This “Boring” Industry Could Deliver a Dividend Bonanza This Summer
Looking for Dividend Growth in 2021? Read This
Every income investor wants to collect rising dividends, but due to the extraordinary economic environment last year, many companies simply couldn’t deliver. In fact, at the height of the COVID-19 pandemic, most income investors would have been happy if the companies in their portfolios could maintain their payouts. That’s because, with lockdowns, uncertainty, and a recession of historical magnitude, quite a few companies reduced their payouts.
Now though, things look much better. Sure, the pandemic is yet to end, but with a successful vaccine rollout, the U.S. economy should get back on its growth track soon.
And for dividend investors of a particular industry, pay raises should be on the way.
I’m talking about bank stocks.
The banking sector isn’t a particularly exciting one in this day and age. In fact, for several months after the pandemic started, many bank stocks didn’t get much investor attention, even as the broader market was making a swift recovery.
Take a look at the chart below. The green line shows the performance of the Dow Jones U.S. Banks Index while the black line shows the performance of the S&P 500, both starting from the market bottom on March 23, 2020.
Dow Jones U.S. Banks Index vs. S&P 500
Chart courtesy of StockCharts.com
As you can see in the above chart, the S&P 500 was steadily climbing right from the start. The Dow Jones U.S. Banks Index, on the other hand, didn’t gain meaningful upward momentum until November 2020. The banking sector index was able to catch up to the market index eventually, but the relative underperformance earlier on may have made some investors sell their shares of bank stocks too early.
And it wasn’t just the share-price performance that made bank stocks difficult to hold on to. The banking sector is highly regulated, and in June 2020, the U.S. Federal Reserve enacted several restrictions on the sector, including ordering the largest U.S. banks to cap their dividend payments and suspend their share repurchase programs.
In other words, there were strict limitations on how much cash banks could return to investors.
In December 2020, the Fed lifted some of the restrictions. In particular, it would allow the largest U.S. banks to buy back stock in the first quarter of 2021—but dividends would continue to be capped. Moreover, the total amount a bank could spend on its first-quarter dividends and share repurchases couldn’t exceed its average net income from the past four quarters.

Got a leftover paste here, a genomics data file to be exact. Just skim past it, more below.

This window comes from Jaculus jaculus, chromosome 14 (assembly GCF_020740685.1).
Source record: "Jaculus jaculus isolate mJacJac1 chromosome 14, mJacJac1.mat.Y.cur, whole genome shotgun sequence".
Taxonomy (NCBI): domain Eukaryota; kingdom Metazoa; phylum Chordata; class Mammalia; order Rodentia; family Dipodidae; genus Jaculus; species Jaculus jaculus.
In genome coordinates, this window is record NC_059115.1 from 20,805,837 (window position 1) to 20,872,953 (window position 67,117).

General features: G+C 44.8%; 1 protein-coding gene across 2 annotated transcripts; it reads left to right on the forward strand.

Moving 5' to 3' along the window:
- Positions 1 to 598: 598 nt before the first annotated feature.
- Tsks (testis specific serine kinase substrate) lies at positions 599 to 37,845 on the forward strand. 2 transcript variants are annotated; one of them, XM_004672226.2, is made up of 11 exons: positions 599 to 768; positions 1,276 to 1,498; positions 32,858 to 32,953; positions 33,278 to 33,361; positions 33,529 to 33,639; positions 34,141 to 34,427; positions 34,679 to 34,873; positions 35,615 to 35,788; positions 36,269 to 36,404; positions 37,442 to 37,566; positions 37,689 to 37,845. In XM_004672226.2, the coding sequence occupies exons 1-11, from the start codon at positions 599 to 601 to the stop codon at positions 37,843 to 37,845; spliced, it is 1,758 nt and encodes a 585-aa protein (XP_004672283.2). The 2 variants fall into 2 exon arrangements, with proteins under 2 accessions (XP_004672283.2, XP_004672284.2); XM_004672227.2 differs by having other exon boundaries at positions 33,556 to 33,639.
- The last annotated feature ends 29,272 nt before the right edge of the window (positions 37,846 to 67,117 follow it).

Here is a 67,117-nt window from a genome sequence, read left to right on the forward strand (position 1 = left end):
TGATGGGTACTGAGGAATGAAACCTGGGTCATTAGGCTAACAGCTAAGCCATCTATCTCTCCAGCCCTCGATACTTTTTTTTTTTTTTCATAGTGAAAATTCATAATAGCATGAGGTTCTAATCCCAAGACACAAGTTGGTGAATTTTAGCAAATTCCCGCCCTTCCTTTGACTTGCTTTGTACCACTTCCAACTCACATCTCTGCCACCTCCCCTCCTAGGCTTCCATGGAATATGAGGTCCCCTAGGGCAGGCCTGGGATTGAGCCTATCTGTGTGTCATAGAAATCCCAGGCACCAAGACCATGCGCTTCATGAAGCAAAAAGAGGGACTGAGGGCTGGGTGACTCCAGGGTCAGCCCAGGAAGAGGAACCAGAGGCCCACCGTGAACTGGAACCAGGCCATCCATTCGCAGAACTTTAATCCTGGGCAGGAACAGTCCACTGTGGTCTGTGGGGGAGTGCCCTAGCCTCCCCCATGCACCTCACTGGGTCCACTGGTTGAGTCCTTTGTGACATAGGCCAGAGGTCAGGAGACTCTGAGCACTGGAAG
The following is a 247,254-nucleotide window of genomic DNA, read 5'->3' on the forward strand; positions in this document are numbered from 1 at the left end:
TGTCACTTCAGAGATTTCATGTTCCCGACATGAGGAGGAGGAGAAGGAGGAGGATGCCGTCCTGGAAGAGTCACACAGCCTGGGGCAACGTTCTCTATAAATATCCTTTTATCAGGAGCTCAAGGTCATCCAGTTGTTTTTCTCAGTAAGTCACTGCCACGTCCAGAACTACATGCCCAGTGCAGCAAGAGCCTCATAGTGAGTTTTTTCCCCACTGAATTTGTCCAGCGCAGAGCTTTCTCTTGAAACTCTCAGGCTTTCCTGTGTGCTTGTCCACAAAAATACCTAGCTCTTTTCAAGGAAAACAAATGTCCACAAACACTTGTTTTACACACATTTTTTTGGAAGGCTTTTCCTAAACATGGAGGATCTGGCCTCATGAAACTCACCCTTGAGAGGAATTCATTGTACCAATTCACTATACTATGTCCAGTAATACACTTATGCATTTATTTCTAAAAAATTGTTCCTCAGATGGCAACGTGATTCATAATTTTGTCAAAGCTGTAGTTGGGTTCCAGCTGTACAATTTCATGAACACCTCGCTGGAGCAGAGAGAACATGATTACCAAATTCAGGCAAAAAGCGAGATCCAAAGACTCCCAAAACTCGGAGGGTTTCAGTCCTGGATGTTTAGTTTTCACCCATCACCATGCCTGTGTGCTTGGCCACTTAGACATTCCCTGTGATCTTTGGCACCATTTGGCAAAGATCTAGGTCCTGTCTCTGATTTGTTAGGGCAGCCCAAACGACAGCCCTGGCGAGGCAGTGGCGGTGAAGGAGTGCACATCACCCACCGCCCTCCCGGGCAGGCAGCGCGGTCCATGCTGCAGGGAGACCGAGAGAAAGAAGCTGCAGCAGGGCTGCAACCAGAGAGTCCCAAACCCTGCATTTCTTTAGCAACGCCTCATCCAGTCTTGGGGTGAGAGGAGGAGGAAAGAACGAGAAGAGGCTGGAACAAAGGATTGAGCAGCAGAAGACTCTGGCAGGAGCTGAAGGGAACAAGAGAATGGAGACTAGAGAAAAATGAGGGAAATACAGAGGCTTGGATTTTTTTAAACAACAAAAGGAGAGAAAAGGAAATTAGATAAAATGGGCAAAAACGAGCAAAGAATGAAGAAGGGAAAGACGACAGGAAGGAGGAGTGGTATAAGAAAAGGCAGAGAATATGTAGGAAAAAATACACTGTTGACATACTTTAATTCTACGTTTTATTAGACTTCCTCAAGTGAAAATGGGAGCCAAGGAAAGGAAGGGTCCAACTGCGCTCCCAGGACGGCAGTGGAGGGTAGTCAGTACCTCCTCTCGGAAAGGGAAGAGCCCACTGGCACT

There are plenty of banks that had already made a solid recovery by that point. So unsurprisingly, as the Fed lifted some of its restrictions, these companies announced new stock buyback programs. These banks included JPMorgan Chase & Co. (NYSE:JPM), Bank of America Corp (NYSE:BAC), and U.S. Bancorp (NYSE:USB), just to name a few.
That may not be good enough, though, because the dividends that many shareholders count on still couldn’t be raised with December’s lifting of restrictions.
The good news is, that could be about to change.
In March 2021, the Fed announced that large U.S. banks that can pass the next round of stress tests would be allowed to resume dividend increases at the end of June. (Source: “Federal Reserve Announces Temporary and Additional Restrictions on Bank Holding Company Dividends and Share Repurchases Currently in Place Will End for Most Firms After June 30, Based on Results From Upcoming Stress Test,” Board of Governors of the Federal Reserve System, March 25, 2021.)
The income-based restrictions on share repurchases will be lifted for the qualified institutions, too.
Given that many of the leading U.S. banks have improved their business substantially in recent months, I’d say that dividend increases are likely on the way for the sector. Investors who were able to hold on to shares of solid bank stocks are already in the green. Dividend increases would serve as a nice bonus.
Final Thoughts on Bank Stocks
Compared to the other high-growth sectors in today’s market, bank stocks may seem a bit boring. However, the idea of banks lending money out at higher interest rates than what they borrow it at has been working for a long time—and it will likely continue to work in the foreseeable future.
In fact, many large U.S. banks happen to be century-old businesses. While bank stocks’ dividends are not carved in stone, the potential for a dividend bonanza this summer—coupled with the current macroeconomic outlook—should make the banking sector worth considering for income investors.